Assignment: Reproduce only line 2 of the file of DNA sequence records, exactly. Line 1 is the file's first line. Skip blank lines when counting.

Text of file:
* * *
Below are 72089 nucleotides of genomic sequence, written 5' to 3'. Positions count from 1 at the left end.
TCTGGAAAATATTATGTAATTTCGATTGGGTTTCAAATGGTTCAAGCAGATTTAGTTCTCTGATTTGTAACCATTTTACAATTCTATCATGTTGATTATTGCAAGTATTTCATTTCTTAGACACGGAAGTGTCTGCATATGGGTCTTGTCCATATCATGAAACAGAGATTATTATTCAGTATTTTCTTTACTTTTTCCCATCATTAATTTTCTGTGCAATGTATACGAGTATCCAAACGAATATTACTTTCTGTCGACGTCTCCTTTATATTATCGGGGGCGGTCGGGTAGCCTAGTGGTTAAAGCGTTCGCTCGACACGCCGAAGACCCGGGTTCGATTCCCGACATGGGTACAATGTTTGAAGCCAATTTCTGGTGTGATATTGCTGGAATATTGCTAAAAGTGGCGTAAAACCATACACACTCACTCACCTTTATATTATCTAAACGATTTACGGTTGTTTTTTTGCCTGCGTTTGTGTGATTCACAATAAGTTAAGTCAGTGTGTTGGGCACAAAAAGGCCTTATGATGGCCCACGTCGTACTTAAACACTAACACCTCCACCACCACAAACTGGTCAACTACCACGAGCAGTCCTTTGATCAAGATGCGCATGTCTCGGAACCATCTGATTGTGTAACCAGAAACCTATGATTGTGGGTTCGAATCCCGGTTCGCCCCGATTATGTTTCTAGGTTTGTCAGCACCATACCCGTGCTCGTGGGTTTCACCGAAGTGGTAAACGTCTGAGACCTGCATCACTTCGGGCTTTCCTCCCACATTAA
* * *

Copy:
TCTGGAAAATATTATGTAATTTCGATTGGGTTTCAAATGGTTCAAGCAGATTTAGTTCTCTGATTTGTAACCATTTTACAATTCTATCATGTTGATTATTGCAAGTATTTCATTTCTTAGACACGGAAGTGTCTGCATATGGGTCTTGTCCATATCATGAAACAGAGATTATTATTCAGTATTTTCTTTACTTTTTCCCATCATTAATTTTCTGTGCAATGTATACGAGTATCCAAACGAATATTACTTTCTGTCGACGTCTCCTTTATATTATCGGGGGCGGTCGGGTAGCCTAGTGGTTAAAGCGTTCGCTCGACACGCCGAAGACCCGGGTTCGATTCCCGACATGGGTACAATGTTTGAAGCCAATTTCTGGTGTGATATTGCTGGAATATTGCTAAAAGTGGCGTAAAACCATACACACTCACTCACCTTTATATTATCTAAACGATTTACGGTTGTTTTTTTGCCTGCGTTTGTGTGATTCACAATAAGTTAAGTCAGTGTGTTGGGCACAAAAAGGCCTTATGATGGCCCACGTCGTACTTAAACACTAACACCTCCACCACCACAAACTGGTCAACTACCACGAGCAGTCCTTTGATCAAGATGCGCATGTCTCGGAACCATCTGATTGTGTAACCAGAAACCTATGATTGTGGGTTCGAATCCCGGTTCGCCCCGATTATGTTTCTAGGTTTGTCAGCACCATACCCGTGCTCGTGGGTTTCACCGAAGTGGTAAACGTCTGAGACCTGCATCACTTCGGGCTTTCCTCCCACATTAA